Confusion over the censorship policy at Amazon continues to mount, with news this week that the company now appears to be removing incest-themed material from its Kindle.
Evidence that not all was well in the world of Amazon first surfaced in a discussion thread on Amazon’s own Kindle Community forum. Author Jess C Scott asked if any other authors had had their books deleted by Amazon "without warning/ explanation", and then went on to detail the somewhat hazy explanations given by Amazon for their deletion of her title, Wicked Lovely.
It seems likely that this was related to the fact that her work included both under-age and incest themes – though not at one and the same time.
The response from Amazon appeared to be that her book breached the content guidelines. Jess queried this: "Amazon do not have clear guidelines as to what is considered as "acceptable" in the erotica genre."
She went on: "I see other similarly-themed books still available for purchase, and see books with the subjects of rape, bestiality, etc, available for purchase (books that have not been deleted from Amazon's catalog). If underage sex is illegal, why is Vladimir Nabokov's Lolita still available for purchase?"
The reply from Amazon, according to Jess, boiled down to a simple statement that they would judge each case on its merit, and they would act as their own judge and jury in cases such as these. They told her: "As stated in our content guidelines, we reserve the right to determine what content we consider to be appropriate. This content includes both the cover art image and the content within the book."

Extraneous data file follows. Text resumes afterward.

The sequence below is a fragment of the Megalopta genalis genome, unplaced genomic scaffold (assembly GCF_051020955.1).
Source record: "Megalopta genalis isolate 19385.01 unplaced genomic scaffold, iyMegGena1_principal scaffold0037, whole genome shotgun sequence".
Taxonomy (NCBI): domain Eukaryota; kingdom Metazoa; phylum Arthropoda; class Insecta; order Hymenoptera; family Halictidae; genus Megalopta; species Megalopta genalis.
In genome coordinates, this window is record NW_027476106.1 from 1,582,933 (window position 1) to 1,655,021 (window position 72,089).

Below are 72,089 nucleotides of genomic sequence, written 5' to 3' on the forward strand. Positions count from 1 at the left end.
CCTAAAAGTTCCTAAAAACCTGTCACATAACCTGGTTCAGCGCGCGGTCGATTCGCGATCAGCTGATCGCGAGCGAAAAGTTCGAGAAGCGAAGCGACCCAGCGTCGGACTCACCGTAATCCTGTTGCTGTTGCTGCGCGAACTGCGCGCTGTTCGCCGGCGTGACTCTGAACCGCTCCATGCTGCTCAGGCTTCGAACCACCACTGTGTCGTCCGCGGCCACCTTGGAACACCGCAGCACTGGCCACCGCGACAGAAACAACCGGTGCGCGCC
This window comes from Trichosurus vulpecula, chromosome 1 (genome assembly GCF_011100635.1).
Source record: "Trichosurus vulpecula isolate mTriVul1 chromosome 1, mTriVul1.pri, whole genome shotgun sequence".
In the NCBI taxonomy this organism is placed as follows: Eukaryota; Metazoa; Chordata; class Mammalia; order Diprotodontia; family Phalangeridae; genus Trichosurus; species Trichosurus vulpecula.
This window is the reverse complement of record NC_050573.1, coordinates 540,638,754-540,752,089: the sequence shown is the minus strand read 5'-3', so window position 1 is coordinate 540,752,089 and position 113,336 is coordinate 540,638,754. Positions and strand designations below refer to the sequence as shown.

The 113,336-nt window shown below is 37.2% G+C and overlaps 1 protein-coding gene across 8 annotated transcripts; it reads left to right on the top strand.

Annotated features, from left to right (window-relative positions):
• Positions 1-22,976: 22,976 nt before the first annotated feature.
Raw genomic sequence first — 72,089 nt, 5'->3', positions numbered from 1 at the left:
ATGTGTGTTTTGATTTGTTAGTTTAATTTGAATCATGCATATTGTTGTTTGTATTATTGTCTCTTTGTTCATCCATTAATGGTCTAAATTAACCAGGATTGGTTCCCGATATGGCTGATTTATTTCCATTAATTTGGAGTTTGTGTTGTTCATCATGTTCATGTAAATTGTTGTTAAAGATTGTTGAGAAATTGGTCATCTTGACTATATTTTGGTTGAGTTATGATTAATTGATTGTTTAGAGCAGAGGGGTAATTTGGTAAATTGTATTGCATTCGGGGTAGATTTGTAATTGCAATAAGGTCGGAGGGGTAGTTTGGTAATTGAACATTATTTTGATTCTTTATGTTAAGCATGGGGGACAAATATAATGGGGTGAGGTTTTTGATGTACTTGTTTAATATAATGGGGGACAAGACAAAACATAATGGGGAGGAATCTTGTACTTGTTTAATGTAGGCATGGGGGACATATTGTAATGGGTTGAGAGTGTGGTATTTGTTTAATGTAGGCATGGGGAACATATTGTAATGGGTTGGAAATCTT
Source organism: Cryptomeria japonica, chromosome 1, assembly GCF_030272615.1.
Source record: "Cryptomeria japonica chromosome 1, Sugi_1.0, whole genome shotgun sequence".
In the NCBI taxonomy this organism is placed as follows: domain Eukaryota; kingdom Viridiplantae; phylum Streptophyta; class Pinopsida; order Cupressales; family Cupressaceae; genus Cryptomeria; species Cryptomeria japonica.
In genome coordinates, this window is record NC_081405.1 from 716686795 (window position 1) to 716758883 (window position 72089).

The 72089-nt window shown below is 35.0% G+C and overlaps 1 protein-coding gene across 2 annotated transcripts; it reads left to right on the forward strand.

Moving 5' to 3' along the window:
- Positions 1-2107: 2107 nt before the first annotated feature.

Since then, it appears that other books have been disappearing. According to erotic writer Amanda Young: "Selena Kitt and Esmerelda Green have also had books with an incest theme recently banned from the site. All of them, incidentally, were high in the rankings and in visibility. Selena even reports a print book missing, a title which she published through Amazon-owned Createspace".
What is going on remains unclear. It may be that this is the somewhat predictable consequence of last month’s fuss over a book, The Pedophile’s Guide to Love and Pleasure that Amazon first defended on grounds of free speech – and then pulled from its Kindle list under immense public pressure.
It seems likely that the same groups and individuals that objected to the publication of that title have been sharpening their knives ever since – and going over Amazon’s Kindle catalogue with a fine-toothed comb, looking for "unacceptable" content.
Still, it leaves Amazon looking confused and inconsistent, and open to charges that its policy is mostly to give in whenever the moral majority comes calling in sufficient numbers. Thus, last year, there was an outcry after Amazon decided to remove pro-LGBT material from its search facility – on the grounds that titles that dared to consider such themes in anything but a wholly condemnatory fashion must be "adult" in nature.
We did ask Amazon to comment officially on these matters. Sadly, they appear to have nothing to say. ®